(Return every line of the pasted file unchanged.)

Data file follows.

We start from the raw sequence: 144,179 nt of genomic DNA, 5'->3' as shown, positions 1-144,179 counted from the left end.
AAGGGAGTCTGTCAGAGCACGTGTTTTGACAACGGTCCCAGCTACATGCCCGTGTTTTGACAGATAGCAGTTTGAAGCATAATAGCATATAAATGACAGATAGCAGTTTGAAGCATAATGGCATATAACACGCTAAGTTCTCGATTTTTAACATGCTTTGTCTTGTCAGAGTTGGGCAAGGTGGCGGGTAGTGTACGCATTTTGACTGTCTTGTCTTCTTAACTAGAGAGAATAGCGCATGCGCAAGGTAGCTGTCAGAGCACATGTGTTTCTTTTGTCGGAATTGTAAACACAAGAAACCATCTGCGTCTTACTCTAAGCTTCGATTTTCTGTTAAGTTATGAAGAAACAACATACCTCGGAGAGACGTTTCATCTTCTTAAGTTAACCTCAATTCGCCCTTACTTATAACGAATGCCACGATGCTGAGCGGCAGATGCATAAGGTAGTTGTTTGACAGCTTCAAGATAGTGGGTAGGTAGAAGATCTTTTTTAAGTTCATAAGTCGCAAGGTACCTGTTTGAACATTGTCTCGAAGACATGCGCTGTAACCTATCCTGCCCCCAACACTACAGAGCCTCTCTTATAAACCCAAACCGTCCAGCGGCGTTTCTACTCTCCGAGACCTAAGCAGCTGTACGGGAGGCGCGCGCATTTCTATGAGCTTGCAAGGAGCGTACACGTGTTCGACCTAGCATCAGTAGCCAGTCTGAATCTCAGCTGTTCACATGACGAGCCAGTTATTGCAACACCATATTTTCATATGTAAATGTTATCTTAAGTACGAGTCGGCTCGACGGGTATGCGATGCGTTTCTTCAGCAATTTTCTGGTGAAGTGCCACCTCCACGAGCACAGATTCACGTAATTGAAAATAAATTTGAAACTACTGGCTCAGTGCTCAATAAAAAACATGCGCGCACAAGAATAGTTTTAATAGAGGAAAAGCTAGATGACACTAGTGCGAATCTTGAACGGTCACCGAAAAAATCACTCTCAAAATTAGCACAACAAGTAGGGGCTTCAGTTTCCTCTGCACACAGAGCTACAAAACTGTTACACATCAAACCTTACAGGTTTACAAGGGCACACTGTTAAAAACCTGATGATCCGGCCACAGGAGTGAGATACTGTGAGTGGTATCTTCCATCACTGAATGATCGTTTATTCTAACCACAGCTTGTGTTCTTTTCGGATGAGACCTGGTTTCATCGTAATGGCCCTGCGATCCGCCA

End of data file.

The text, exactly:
We start from the raw sequence: 144,179 nt of genomic DNA, 5'->3' as shown, positions 1-144,179 counted from the left end.
AAGGGAGTCTGTCAGAGCACGTGTTTTGACAACGGTCCCAGCTACATGCCCGTGTTTTGACAGATAGCAGTTTGAAGCATAATAGCATATAAATGACAGATAGCAGTTTGAAGCATAATGGCATATAACACGCTAAGTTCTCGATTTTTAACATGCTTTGTCTTGTCAGAGTTGGGCAAGGTGGCGGGTAGTGTACGCATTTTGACTGTCTTGTCTTCTTAACTAGAGAGAATAGCGCATGCGCAAGGTAGCTGTCAGAGCACATGTGTTTCTTTTGTCGGAATTGTAAACACAAGAAACCATCTGCGTCTTACTCTAAGCTTCGATTTTCTGTTAAGTTATGAAGAAACAACATACCTCGGAGAGACGTTTCATCTTCTTAAGTTAACCTCAATTCGCCCTTACTTATAACGAATGCCACGATGCTGAGCGGCAGATGCATAAGGTAGTTGTTTGACAGCTTCAAGATAGTGGGTAGGTAGAAGATCTTTTTTAAGTTCATAAGTCGCAAGGTACCTGTTTGAACATTGTCTCGAAGACATGCGCTGTAACCTATCCTGCCCCCAACACTACAGAGCCTCTCTTATAAACCCAAACCGTCCAGCGGCGTTTCTACTCTCCGAGACCTAAGCAGCTGTACGGGAGGCGCGCGCATTTCTATGAGCTTGCAAGGAGCGTACACGTGTTCGACCTAGCATCAGTAGCCAGTCTGAATCTCAGCTGTTCACATGACGAGCCAGTTATTGCAACACCATATTTTCATATGTAAATGTTATCTTAAGTACGAGTCGGCTCGACGGGTATGCGATGCGTTTCTTCAGCAATTTTCTGGTGAAGTGCCACCTCCACGAGCACAGATTCACGTAATTGAAAATAAATTTGAAACTACTGGCTCAGTGCTCAATAAAAAACATGCGCGCACAAGAATAGTTTTAATAGAGGAAAAGCTAGATGACACTAGTGCGAATCTTGAACGGTCACCGAAAAAATCACTCTCAAAATTAGCACAACAAGTAGGGGCTTCAGTTTCCTCTGCACACAGAGCTACAAAACTGTTACACATCAAACCTTACAGGTTTACAAGGGCACACTGTTAAAAACCTGATGATCCGGCCACAGGAGTGAGATACTGTGAGTGGTATCTTCCATCACTGAATGATCGTTTATTCTAACCACAGCTTGTGTTCTTTTCGGATGAGACCTGGTTTCATCGTAATGGCCCTGCGATCCGCCA